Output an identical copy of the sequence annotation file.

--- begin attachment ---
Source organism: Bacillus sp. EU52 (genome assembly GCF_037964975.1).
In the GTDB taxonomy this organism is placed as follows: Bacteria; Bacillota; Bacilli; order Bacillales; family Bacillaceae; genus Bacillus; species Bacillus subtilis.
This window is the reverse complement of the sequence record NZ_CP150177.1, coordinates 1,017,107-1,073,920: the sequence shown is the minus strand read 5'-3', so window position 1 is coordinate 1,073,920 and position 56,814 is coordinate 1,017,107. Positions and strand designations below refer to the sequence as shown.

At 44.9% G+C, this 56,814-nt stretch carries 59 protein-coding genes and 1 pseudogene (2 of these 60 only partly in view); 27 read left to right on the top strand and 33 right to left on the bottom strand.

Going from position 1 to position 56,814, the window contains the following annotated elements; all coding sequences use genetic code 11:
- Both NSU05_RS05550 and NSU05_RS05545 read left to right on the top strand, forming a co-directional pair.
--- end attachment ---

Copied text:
Source organism: Bacillus sp. EU52 (genome assembly GCF_037964975.1).
In the GTDB taxonomy this organism is placed as follows: Bacteria; Bacillota; Bacilli; order Bacillales; family Bacillaceae; genus Bacillus; species Bacillus subtilis.
This window is the reverse complement of the sequence record NZ_CP150177.1, coordinates 1,017,107-1,073,920: the sequence shown is the minus strand read 5'-3', so window position 1 is coordinate 1,073,920 and position 56,814 is coordinate 1,017,107. Positions and strand designations below refer to the sequence as shown.

At 44.9% G+C, this 56,814-nt stretch carries 59 protein-coding genes and 1 pseudogene (2 of these 60 only partly in view); 27 read left to right on the top strand and 33 right to left on the bottom strand.

Going from position 1 to position 56,814, the window contains the following annotated elements; all coding sequences use genetic code 11:
- Both NSU05_RS05550 and NSU05_RS05545 read left to right on the top strand, forming a co-directional pair.